Sponsor of bill that would allow concealed carry without permit optimistic of chances
01/18/2017 06:01 PM
The sponsor of legislation that would nullify much of Kentucky’s concealed-carry law says he expects the bill to pass with overwhelming support from the Republican-controlled General Assembly.
Senate Bill 7, sponsored by Sen. Albert Robinson and backed by the National Rifle Association, is one of a handful of bills that have already received two readings in the Senate during the opening week of this year’s 30-day session. It’s been assigned to the Senate Veterans, Military Affairs and Public Protection Committee, which Robinson chairs.
If passed, it would allow anyone eligible to own a firearm to carry concealed in Kentucky without obtaining a license. Exemptions include law enforcement offices, detention facilities, courthouses, government meetings, bars, elementary and secondary schools, child-care centers and airports.
State law requires those 21 and older hoping to carry concealed firearms to get licensed through Kentucky State Police, a process that includes a background check and up to eight hours of gun training.
Robinson, R-London, sponsored a similar measure last year and said those who are allowed to own guns should be able to carry them hidden from view without a license.
“If they’re law-abiding citizens, they already have the right to have one,” he told Pure Politics in a phone interview Wednesday. “… A lot of good people want to feel protection, but they don’t want (a gun) on their side.”
Other states, such as Missouri, West Virginia and Kansas, have passed comparable bills in recent years.
Robinson says he encourages gun owners to get training in handling their firearms, but he’s not concerned that such courses would not be required for people carrying concealed weapons under SB 7.
“What would be the difference in carrying on your side without training or putting it in your pocket without training?” he said.
Robinson added that there are scores of gun owners who carry concealed without a permit, undeterred by the current Class A misdemeanor offense they could receive.
In fact, Robinson says he carried a concealed weapon before obtaining his license, adding that he was one of the first in Laurel County to get such a permit. He was a senator when the concealed-carry law passed in 1996.
“I took care of my own business and I had no reason to announce that I had it, but I did have it in case I needed it,” he said. “There’s a saying, you know, it’s better to be tried by 12 than carried by six.”
The current concealed-carry permitting process in Kentucky goes beyond federal limitations on gun ownership. It prohibits those who have been convicted of a misdemeanor drug offense, two DUIs, fourth-degree assault or third-degree assault within three years of their applications as well as those who owe more than a year of unpaid child support from obtaining concealed-carry licenses.
Applicants must also pay processing fees — $60 for paper applications and $70 for electronic applications. Of those amounts, the local sheriff receives $20, the Administrative Office of the Courts gets $10 for concealed-carry background checks and $10 for background checks on youth leaders, and Kentucky State Police retains the rest.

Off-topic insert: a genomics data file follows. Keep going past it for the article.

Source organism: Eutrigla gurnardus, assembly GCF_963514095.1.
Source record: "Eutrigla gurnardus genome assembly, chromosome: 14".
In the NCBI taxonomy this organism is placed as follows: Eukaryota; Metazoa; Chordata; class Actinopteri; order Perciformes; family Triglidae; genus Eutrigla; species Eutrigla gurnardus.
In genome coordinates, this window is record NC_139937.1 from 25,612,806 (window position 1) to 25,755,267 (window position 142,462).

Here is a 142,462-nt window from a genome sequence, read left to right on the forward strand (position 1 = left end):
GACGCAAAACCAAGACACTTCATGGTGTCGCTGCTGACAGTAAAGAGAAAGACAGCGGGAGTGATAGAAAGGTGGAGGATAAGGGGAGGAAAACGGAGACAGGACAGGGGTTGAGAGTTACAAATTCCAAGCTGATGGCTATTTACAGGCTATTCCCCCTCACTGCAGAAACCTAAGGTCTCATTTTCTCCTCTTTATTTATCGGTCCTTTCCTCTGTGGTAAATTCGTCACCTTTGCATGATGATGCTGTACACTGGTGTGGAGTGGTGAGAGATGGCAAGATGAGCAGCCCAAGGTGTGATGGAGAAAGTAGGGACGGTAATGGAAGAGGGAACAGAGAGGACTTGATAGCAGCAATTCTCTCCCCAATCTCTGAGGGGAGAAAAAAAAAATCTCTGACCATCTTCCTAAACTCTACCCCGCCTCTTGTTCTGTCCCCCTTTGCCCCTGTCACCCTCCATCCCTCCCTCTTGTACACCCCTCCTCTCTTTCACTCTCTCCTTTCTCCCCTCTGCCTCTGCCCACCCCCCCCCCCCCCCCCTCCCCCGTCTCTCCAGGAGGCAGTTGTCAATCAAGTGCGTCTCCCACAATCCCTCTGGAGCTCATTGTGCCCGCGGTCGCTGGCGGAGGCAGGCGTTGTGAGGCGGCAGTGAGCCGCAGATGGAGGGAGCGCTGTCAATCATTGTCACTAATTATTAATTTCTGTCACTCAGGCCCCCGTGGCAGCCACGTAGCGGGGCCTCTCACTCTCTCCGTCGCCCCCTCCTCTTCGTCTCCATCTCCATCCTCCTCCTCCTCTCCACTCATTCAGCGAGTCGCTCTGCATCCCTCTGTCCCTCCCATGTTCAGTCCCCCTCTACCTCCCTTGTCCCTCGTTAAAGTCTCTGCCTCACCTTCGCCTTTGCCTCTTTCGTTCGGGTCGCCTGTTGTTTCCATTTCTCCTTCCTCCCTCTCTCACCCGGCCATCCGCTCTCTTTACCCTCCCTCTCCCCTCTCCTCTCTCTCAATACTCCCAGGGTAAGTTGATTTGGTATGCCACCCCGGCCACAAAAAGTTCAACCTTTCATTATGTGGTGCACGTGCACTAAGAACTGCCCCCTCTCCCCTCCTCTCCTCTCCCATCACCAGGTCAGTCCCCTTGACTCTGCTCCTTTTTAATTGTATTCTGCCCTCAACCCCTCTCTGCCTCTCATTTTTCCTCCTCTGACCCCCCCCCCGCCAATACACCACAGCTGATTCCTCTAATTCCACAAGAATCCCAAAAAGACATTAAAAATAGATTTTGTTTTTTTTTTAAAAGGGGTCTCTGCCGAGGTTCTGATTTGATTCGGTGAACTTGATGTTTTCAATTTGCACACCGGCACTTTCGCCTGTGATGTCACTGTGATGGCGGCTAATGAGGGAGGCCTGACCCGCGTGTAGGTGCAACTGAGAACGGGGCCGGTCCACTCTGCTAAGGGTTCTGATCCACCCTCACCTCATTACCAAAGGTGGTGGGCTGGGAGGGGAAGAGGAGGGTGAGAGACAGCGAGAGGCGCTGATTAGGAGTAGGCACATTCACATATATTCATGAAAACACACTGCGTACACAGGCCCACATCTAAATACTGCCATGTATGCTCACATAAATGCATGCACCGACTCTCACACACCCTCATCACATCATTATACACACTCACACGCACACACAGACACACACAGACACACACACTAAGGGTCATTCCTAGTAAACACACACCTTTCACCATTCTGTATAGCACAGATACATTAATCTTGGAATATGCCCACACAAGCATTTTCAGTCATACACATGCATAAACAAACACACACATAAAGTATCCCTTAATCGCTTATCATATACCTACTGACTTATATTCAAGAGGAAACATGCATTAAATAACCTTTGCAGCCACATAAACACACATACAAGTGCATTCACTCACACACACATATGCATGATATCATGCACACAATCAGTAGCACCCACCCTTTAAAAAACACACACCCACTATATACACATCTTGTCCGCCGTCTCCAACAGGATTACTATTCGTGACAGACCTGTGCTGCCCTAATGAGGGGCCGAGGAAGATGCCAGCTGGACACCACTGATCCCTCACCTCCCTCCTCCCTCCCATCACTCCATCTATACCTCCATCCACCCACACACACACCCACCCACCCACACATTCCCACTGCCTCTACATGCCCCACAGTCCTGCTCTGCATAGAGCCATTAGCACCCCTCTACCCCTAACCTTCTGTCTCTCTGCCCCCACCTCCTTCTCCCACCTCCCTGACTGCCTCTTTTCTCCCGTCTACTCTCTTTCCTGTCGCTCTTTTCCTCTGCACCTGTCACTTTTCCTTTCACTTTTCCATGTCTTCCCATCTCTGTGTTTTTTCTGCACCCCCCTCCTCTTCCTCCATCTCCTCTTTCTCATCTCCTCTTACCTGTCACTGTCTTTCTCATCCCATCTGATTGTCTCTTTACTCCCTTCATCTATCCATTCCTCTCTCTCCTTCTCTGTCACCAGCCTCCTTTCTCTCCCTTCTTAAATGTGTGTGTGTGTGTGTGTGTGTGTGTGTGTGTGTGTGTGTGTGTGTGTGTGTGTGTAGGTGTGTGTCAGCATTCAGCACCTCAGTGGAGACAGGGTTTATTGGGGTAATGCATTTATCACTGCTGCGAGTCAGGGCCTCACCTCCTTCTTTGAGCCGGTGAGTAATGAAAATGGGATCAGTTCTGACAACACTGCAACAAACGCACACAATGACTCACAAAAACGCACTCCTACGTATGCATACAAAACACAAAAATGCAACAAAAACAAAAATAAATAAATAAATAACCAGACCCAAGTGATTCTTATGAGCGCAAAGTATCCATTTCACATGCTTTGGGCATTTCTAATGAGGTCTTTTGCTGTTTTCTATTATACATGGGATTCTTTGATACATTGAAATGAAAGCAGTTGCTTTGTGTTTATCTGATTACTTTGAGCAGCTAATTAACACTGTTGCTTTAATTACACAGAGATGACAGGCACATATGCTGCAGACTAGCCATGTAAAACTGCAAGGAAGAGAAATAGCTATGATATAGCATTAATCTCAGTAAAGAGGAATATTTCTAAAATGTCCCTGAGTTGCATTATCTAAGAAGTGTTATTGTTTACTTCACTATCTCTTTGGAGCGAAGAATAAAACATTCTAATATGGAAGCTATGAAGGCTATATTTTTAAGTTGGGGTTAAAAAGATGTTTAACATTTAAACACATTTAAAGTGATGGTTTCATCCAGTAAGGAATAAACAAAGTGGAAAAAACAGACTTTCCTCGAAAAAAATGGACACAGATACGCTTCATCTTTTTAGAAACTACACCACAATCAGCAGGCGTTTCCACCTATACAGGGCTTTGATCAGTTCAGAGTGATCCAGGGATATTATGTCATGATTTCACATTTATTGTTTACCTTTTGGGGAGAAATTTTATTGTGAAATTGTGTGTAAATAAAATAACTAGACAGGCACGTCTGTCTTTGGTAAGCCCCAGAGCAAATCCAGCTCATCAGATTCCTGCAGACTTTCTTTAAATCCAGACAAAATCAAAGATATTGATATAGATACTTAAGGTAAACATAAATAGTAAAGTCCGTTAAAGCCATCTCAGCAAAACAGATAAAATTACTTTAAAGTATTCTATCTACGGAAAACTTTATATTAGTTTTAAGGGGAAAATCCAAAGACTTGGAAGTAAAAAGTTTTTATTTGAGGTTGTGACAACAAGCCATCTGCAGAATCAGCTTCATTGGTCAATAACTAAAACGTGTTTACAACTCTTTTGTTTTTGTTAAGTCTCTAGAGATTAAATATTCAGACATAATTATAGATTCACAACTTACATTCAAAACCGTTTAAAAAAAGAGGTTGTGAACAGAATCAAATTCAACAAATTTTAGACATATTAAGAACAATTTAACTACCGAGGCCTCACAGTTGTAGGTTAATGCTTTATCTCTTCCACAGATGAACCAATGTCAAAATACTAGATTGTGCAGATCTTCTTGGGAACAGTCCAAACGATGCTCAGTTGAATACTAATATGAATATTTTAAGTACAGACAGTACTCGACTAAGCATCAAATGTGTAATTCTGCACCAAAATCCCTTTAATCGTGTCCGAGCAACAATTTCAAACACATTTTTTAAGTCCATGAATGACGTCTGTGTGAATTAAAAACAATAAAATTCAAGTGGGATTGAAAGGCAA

KSP had processed 390,697 applications as of Dec. 31, 2015, with 39,521 of those coming in 2015, according to the most recent annual statistics.
Robinson says concealed-carry permits would still be issued for those traveling outside Kentucky, and he expects the agency will have an easier time in processing applications if SB 7 becomes law.
The application fees weren’t intended for “money making,” but rather “to not put any extra burden on the taxpayers,” he said.
SB 7 has picked up one Democratic co-sponsor, Sen. Dennis Parrett, D-Elizabethtown, and a similar proposal was filed by former Democratic Rep. Hubert Collins in the state House of Representatives last year when the lower chamber was controlled by Democrats.
That bill, House Bill 531, was co-sponsored by Democrats Jody Richards, Will Coursey, Gerald Watkins, Russell Meyer and Dean Schamore as well as Republican Kenny Imes but died without a hearing in the House Judiciary Committee.
But one Democrat opposed to SB 7, Sen. Reginald Thomas, says he’s concerned that the measure would “basically eviscerate the conceal-carry law.”
Thomas, D-Lexington, has filed legislation that would allow urban-county and consolidated local governments to regulate firearms and ammunition as a tool to combat gun violence, primarily in Louisville and Lexington.
The state’s two largest cities “experienced high murder rates in 2016,” he said.
“And this bill seems to go in the opposite direction of where I want to go, at least in the cities in terms of trying to get some kind of common sense approach over the massive distribution and possession of handguns in our major cities,” Thomas said of SB 7.
Robinson, however, contends that people who want to carry concealed weapons should be able to do so without receiving a permit.
“What we’re trying to do with this is to say if you can carry it open, why not the same people be able to just cover it?” he said.
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